In a ceremonial program that included 150 members of the Mormon Tabernacle Choir, Jon M. Huntsman Jr. was inaugurated as the 16th governor of Utah Jan. 3 at Salt Lake City's Abravanel Hall.
President Gordon B. Hinckley offered the benediction for the program, which included the swearing in of a slate of state officers: governor, lieutenant governor, attorney general, treasurer and auditor. The Rev. Michael A. Kouremetis, dean of the Greek Orthodox Holy Trinity Cathedral Prophet Elias Church in Salt Lake City, gave the invocation.
A grandson of the late Elder David B. Haight of the Quorum of the Twelve, Gov. Huntsman took the oath of office using a Bible that had belonged to his grandfather. On his paternal side as well, he has roots extending deep into the Mormon pioneer era in Utah, being a son of Elder Jon M. Huntsman, an Area Authority Seventy and a prominent industrialist and philanthropist. The Huntsman Hotel in the living-history village at This Is The Place Heritage Park in Salt Lake City replicates an original structure of the 1870s that stood in the one-time territorial capital of Fillmore, Utah, and that belonged to the Huntsman family.
In his inauguration speech, the new governor alluded to his own and others' heritage, saying: "We are all here because of those who came before us: Most of us are a generation or two removed from the land, but we share a common heritage with those who farmed land not fit for farming, built magnificent structures with only their hands and hearts and risked their lives in dangerous mines so that their children could have a better life."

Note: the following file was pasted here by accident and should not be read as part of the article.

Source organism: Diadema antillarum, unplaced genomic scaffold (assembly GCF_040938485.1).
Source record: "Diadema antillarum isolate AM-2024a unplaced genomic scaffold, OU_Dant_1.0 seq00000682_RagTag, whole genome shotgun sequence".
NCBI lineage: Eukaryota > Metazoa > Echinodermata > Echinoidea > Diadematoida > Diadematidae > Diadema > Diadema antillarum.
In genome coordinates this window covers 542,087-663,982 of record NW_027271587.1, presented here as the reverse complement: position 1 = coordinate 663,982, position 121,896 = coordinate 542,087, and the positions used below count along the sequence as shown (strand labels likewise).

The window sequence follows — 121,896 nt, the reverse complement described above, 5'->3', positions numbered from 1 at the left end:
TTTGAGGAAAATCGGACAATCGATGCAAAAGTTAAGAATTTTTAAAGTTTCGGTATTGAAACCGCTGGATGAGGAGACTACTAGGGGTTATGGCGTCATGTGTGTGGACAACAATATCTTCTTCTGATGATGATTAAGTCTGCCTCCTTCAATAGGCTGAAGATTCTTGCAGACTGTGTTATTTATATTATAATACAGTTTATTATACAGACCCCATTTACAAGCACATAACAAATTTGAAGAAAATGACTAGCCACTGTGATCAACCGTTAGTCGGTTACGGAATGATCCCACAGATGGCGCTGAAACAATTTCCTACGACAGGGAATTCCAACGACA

He said that regardless of origin or family background, Utahns share a bond, "a link to our past something that gives us purpose and a living frame of reference."
He mentioned his recently deceased Grandmother Ruby, the wife of Elder Haight, saying she "went from horse and buggy to the automobile to the airplane, to seeing a man walk on the moon, to the development of a microchip that can hold the history of all these events in an area smaller than a pinhead.
"As governor, I will not allow us to lose the valuable lessons from generations past. This state was built on opportunities the rugged individuals who put progress before self, who took extraordinary risks and who ventured eagerly into new frontier territories, all in the name of a better tomorrow."
In his prayer, President Hinckley invoked blessings on Gov. Huntsman as he takes over the reins of the governorship. "Thank Thee for those principles of government which have been affirmed this day under which we enjoy the blessings of liberty and peace," the Church president said.
The Tabernacle Choir which has a history of performances at inaugurations, both gubernatorial and U.S. presidential was accompanied by the 23rd Army Band of the Utah National Guard in performing "I Pledge Allegiance" (a musical setting composed by Charles Osgood for the Pledge of Allegiance), "Battle Hymn of the Republic" and "America the Beautiful."
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